E-Technology in Business for Implementation- myassignmenthelp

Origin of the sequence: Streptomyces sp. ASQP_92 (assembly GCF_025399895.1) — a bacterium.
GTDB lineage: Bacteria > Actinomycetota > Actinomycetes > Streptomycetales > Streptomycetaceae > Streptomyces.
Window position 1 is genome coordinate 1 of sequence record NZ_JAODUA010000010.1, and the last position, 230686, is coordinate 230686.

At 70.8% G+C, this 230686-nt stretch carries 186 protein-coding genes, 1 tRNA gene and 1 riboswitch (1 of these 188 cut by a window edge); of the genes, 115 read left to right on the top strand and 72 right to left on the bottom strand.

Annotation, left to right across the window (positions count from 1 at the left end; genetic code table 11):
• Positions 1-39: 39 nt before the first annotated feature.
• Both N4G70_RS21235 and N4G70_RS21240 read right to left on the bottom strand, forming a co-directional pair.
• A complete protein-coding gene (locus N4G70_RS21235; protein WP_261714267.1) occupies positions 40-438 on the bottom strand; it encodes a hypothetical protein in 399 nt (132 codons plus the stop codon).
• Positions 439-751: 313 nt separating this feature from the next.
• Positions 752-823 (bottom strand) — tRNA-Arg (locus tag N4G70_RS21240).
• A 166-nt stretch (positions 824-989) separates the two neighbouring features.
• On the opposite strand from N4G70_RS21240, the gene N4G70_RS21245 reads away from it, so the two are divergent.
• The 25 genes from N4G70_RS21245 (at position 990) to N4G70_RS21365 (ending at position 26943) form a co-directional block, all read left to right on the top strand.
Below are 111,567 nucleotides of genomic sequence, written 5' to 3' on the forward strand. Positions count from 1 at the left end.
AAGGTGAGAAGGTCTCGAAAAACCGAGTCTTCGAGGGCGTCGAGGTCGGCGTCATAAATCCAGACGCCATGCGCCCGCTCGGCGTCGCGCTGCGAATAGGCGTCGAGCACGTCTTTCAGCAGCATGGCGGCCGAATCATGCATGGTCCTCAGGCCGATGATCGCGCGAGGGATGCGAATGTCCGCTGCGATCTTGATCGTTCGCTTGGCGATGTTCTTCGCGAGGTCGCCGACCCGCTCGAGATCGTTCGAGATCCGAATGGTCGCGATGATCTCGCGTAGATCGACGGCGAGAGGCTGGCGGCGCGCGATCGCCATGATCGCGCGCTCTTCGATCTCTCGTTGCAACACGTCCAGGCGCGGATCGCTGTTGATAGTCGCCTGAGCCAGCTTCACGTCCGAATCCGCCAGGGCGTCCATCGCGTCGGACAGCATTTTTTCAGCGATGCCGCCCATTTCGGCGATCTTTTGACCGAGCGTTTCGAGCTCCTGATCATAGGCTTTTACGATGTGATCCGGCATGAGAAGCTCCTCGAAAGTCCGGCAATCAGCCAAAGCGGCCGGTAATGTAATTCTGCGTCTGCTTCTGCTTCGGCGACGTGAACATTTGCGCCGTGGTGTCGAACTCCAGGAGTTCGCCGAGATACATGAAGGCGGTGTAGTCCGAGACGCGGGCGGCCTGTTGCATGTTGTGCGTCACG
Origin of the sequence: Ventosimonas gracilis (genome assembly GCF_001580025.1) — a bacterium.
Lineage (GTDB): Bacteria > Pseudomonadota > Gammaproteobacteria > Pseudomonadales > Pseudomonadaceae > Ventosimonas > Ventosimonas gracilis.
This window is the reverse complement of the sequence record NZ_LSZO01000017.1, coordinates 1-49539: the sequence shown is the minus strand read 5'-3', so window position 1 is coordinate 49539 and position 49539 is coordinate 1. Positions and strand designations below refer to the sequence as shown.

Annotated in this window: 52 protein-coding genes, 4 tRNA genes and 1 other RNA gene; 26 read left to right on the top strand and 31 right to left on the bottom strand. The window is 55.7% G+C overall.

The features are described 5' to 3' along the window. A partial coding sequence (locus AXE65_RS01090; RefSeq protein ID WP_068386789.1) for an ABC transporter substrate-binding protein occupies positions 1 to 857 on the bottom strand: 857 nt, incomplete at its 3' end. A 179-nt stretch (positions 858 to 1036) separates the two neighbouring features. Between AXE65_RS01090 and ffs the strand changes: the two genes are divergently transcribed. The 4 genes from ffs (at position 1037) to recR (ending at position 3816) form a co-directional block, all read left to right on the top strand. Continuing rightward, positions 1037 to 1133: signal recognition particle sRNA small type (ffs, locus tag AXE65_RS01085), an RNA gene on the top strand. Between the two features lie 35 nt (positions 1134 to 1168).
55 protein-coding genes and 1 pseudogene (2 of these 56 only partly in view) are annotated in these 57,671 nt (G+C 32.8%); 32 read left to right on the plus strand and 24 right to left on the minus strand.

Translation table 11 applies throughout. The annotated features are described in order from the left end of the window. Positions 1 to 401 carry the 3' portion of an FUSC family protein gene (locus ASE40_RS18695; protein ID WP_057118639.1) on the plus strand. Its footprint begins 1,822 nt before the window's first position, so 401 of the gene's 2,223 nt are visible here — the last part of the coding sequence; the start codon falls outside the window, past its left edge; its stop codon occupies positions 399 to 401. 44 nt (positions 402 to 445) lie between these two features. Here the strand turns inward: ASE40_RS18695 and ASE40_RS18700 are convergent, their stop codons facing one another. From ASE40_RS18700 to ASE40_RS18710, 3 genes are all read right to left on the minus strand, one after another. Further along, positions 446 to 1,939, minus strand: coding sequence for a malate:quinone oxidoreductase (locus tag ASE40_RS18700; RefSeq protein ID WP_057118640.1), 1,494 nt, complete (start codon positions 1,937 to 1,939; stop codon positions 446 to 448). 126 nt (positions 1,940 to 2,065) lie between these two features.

Question: Discuss about theE-Technology in BusinessOperations for Implementation. Answer: Introduction: Electronic technology has changed the business operations of the modern business organizations in several ways. Today electronic technology has touched and transformed all spheres of business organizations like their production, sourcing of raw materials, selling of their finished products and even capital generation. Technology has enabled business organizations not only conduct operations and profit in the future but also acquire and maintain data which they can use for future business generation. However, this electronic technology comes at huge prices both for the suppliers of e-technology and the companies using the technology. The paper would divided into two broad divisions, first the changes which e-technology has ushered into business organizations and second, the steps which supplying companies and using companies take to tackle e-technological threats. Analysis: Electronic technology refers to the technology which is driven by use of electronic instruments to conduct various operations. The modern business organizations use electronic technology in several forms to operate in the market. Companies use e-technology in devices as small as a smart phone to hold conferences as well as in sophisticated manufacturing plants weighing several tons. This use has changed the business operations in several ways (Vahlne and Johanson 2017). The first change which business organizations experienced due to use of technology is streamlining of their manufacturing activities which enable them to mass produce goods at affordable prices. The multinational today stream information regarding customer expectations from their products using online survey and social networking sites. This information is then passed on to the apex management and all the departments. The apex management then use this information in the new product development procedure of the company. The production department can use this information to place orders for raw materials to ensure smooth and timely production of finished goods (Bocken et al. 2014). Companies today install plants which can be receive and process instructions given through computers. This shows that e-technology has made the manufacturing has made the manufacturing process more dynamic and simultaneously control them more accurately. Multinational companies can align their manufacturing process with related activities like inventory control and sourcing of raw materials, thus reducing wastage, which would not have been possible without e-technology (Hair et al. 2015). The next change which use of e-technology has brought about in the organizations is the ways they maintain their suppliers and source raw materials from them. Today, companies, especially the multinational companies need to acquire diverse raw materials for their finished products to cater to their immense customer bases. For example, the companies producing consumer goods like skin care products have to source diverse raw materials like coconut from Asia, cocoa from Africa and olive from Europe. This means that the companies today require to communicate with suppliers based in different to source the diverse categories of raw materials. Electronic technology driven inventory control systems have allowed the companies to maintain their stocks of raw materials and also place orders accurately (Yan et al. 2016). The production managers using e-procurement technology can communicate with suppliers spread in different countries and view their raw materials, their rates and quality agains t their own parameters. They can then forward the information to the other related departments and then place orders after getting approval. One can point out that the power of multinational companies to hold a formidable product line containing diverse products is empirical to their brand value and revenue generation. It is this need to hold high market position that drives them to hold a long product line and consequently acquire raw materials from the world to meet their production needs. Electronic technology has made it possible for companies to communicate with suppliers from different parts of the world and view their products. It has enabled them to gain participation and support of the related departments and then place the orders. Thus e-technology has helped companies to ensure that they order appropriate raw materials of high quality at economic rates. Thus, e-technology has changed the ways companies source their raw materials and align it with their quality parameters (Picin and Carbonell 2016). The third area which e-technology has changed is the ways companies, especially the multinational companies source their capital. Multinational companies in order to carry on their global business operations require immense capital base. The capital base is also required to support the e-technology based manufacturing and sourcing of raw materials. Electronic have changed the ways multinational companies source their capital. It must be note that the largest companies in the world are public limited companies which have to get listed on stock exchanges to source capital. For example, Unilever is primarily listed on London Stock Exchange and also on New York Stock Exchange (Appendix 1). This means that the company can generate capital from both markets. Electronic technology has revolutionized the capital sourcing of multinational companies, thus allowing them to generate immense capital from the market (Salem, et al., 2017). Advancement of informational technology has made it possibl e for both individual investors and institutional investors view the details about the companies like share prices and their dividend paying capacity on variety of platforms like computers, tablets and smart phones irrespective of locations. This availability of share trading portals across diverse devices allow the investors to invest at their convenience. They are not dependent on the physical opening of stock exchange offices unlike before the advent of electronic share trading platforms. This allows the companies to generate immense capital from all over the world which they can allocate towards installation of advanced technology to manage crucial business areas like manufacturing (Kwan, Masulis and McInish 2015). The fourth area of business which electronic technology has changed or rather revolutionized is sell of finished products. Advanced electronic technology has enabled multinational companies to promote their products more aggressively which has enabled them to generate huge revenue and also have deeper long term business implications. The multinational companies, before the development of advanced electronic technology were mostly dependent on advertisement of their products on the conventional media like newspaper, television and radio. There was no scope of gaining customer feedback. Today the multinational companies can advertise their products on the television, newspapers and magazines. The advancement of digital media like internet has provided the multinational companies global platforms to advertise their products before a global base of customers. Electronic technology has allowed companies to communicate with their customers on social networking websites like Facebook and ga in their feedback and suggestions (OHara 2015). These feedbacks can be used while bringing about future innovation in the product and while developing new products. The companies can even gauge the demand for different products and forecast future demand based on the number of customers following their products (forbes.com 2018). This shows that electronic technology has revolutionized selling process of the companies and has enabled them to sell their products all over the world, thus generating immense revenue. This analysis also shows that modern technology has enabled to gain feedback which they can use in future product development. Electronic technology has helped the companies breakaway from their brock-and-mortar stores to sell their products. Companies can sell their products on the ecommerce portals using services of information technology companies like Amazon. The multinational corporations are also able to showcase their products on their official websites along with de tails like features and usage which would not have been possible without IT support. Thus, they are able to receive orders round the clock which paves way for immense generation of profits. The customers while placing orders on the ecommerce portals put in details like name, income and age. Thus electronic technology does not only pave way for selling of products but also allows companies to create customer database, thus paving ways for future business generation (Coronel and Morris 2016). This revolution in overall business operations which electronic technology also poses threats and risks which has necessitated the technology supplier companies like Google to take steps to deal with them. The biggest risk which the companies and their suppliers of technology face is the risk of data thefts. Modern digital platforms like Facebook have enable companies to share information about their products with their customers and gain their feedback. The data often contain sensitive information like income of the customers and their bank details which is captured while they make online payments. The companies acquire, store, manage and use this information while conducting business. Illegal groups have started targeting data bases of companies to gain access to the sensitive information about their customers. Companies like Apple and their customers are under continuous threat of losing their data due to hacking (dailymail.co.uk 2018). The information technology companies have ta ken several steps to prevent or at least minimize data theft. The first step which these companies have taken is mandate their user companies to use login and password while entering their portals for actions like purchasing of products. For example, in order to place or view, Amazon mandates users to put in valid email ids and passwords. The ecommerce websites which enable selling of products keep branded products so that illicit producers engaged in black marketing cannot use their platforms to earn money (OHara 2015). The second step which information technology companies take to curb data hacking is to strengthen the security of their portals from their end. They tighten parameters like directing users to set a certain type of passwords to sign up with their portals. They encourage users to add their original photograph and mobile numbers for verification and future investigation purpose, if required (Raghavan, Desai and Rajkumar 2017). The next step which IT companies take to prevent hacking is to warn the users of any attempt to intrude into their mail. The IT companies like Google have started giving information to their users if they detect any sort of intrusion or attempt to do so. They even track the location and time of the data theft attempt so that holder of the account, both individual and company can take appropriate steps in the direction, like approaching the police and lodging. These actions have to a certain extent enabled companies to minimize hacking (Peters et al. 2017). The fourth step which the IT companies have taken to minimize the threat of hacking is by creating user awareness. They advise users to use passwords which are difficult to crack to protect their accounts. They educate their users not to share their passwords with anyone or write them down anywhere. These initiatives to a certain extent have helped in creating customer awareness and minimize hacking (dailymail.co.uk 2018). The fifth step is the most drastic of all the steps which IT companies use to track data thefts and hacking activities-collaborating with the intelligence departments. One would notice that this step is actually based on the previous steps. The IT companies like Google mandate their users to put in their user ids and passwords. The email id of the user is connected to the verification mobile number. Whenever hacking is detected and reported, the IT companies collaborate with the police forces to tack the hacking groups. The IT companies like Google use the email of the hackers to gain access to their mobile numbers. The police can then approach the mobile service for providing the details of the users like their address, citizenships and other family members names which help the police to track the hackers (bbc.com 2018). Conclusion: One can conclude that electronic technology has revolutionized business operations, especially for the multinational companies. IT developments have made strategic planning of important operations like production and inventory management more accurate. Today IT has enabled multinational companies to control colossal manufacturing processes accurately using software. The companies can get view, acquire and manage global supply using ecommerce supply portals. One can also point out that these two activities would require immense investment which point that the capital generation process of these companies have to be expanded to meet their growing needs. IT development enables investors to invest in the shares online which enable these companies to generate huge capital to support their operations. These companies today enlist themselves on several stock exchanges in several countries which enable them to multiply their capital generation. However, these advantages of IT has exposed use r companies before data theft risks. The IT companies have taken strict steps to curb this data theft and enable their client companies benefit by IT advancements in the long run. References: BBC News. 2018.Viewpoint: How to catch a hacker. [online] Available at: https://www.bbc.com/news/technology-17302656 [Accessed 31 Mar. 2018]. Bocken, N.M., Short, S.W., Rana, P. and Evans, S., 2014. A literature and practice review to develop sustainable business model archetypes.Journal of cleaner production,65, pp.42-56. Coronel, C. and Morris, S., 2016.Database systems: design, implementation, management. Cengage Learning. Forbes.com. 2018.Forbes Welcome. [online] Available at: https://www.forbes.com/sites/ilyapozin/2014/03/06/20-companies-you-should-be-following-on-social-media/#751fbfa964f2 [Accessed 31 Mar. 2018]. Hair Jr, J.F., Celsi, M., Money, A., Samouel, P. and Page, M.J., 2015.The essentials of business research methods. Routledge. Kwan, A., Masulis, R. and McInish, T.H., 2015. Trading rules, competition for order flow and market fragmentation.Journal of Financial Economics,115(2), pp.330-348. Londonstockexchange.com. 2018.UNILEVER share price (ULVR) - London Stock Exchange. [online] Available at: https://www.londonstockexchange.com/exchange/prices-and-markets/stocks/summary/company-summary/GB00B10RZP78GBGBXSET1.html [Accessed 31 Mar. 2018]. Mail Online. 2018.Apple to issue fix for iPhones, Macs at risk from 'Spectre' chip flaw. [online] Available at: https://www.dailymail.co.uk/news/article-5237371/Apple-issue-fix-iPhones-Macs-risk-Spectre-chip-flaw.html [Accessed 31 Mar. 2018]. Nyse.com. 2018.NYSE. [online] Available at: https://www.nyse.com/quote/XNYS:UN [Accessed 31 Mar. 2018]. OHara, M., 2015. High frequency market microstructure.Journal of Financial Economics,116(2), pp.257-270. Peters, G., Shevchenko, P., Cohen, R. and Maurice, D., 2017. Understanding Cyber Risk and Cyber Insurance. Picin, A. and Carbonell, E., 2016. Neanderthal mobility and technological change in the northeastern of the Iberian Peninsula: the patterns of chert exploitation at the Abric Roman rock-shelter.Comptes Rendus Palevol,15(5), pp.581-594. Raghavan, K., Desai, M.S. and Rajkumar, P.V., 2017. Managing Cybersecurity and e-Commerce Risks in Small Busi-nesses. Salem, M., Mayar, N., Saeed, M., Mostafa, A. and Tawfik, T., 2017. N M: Dynamic Online Website. Vahlne, J.E. and Johanson, J., 2017. The internationalization process of the firma model of knowledge development and increasing foreign market commitments. InInternational Business(pp. 145-154). Routledge. Yan, M.R., Chien, K.M. and Yang, T.N., 2016. Green component procurement collaboration for improving supply chain management in the high technology industries: A case study from the systems perspective.Sustainability,8(2), p.105.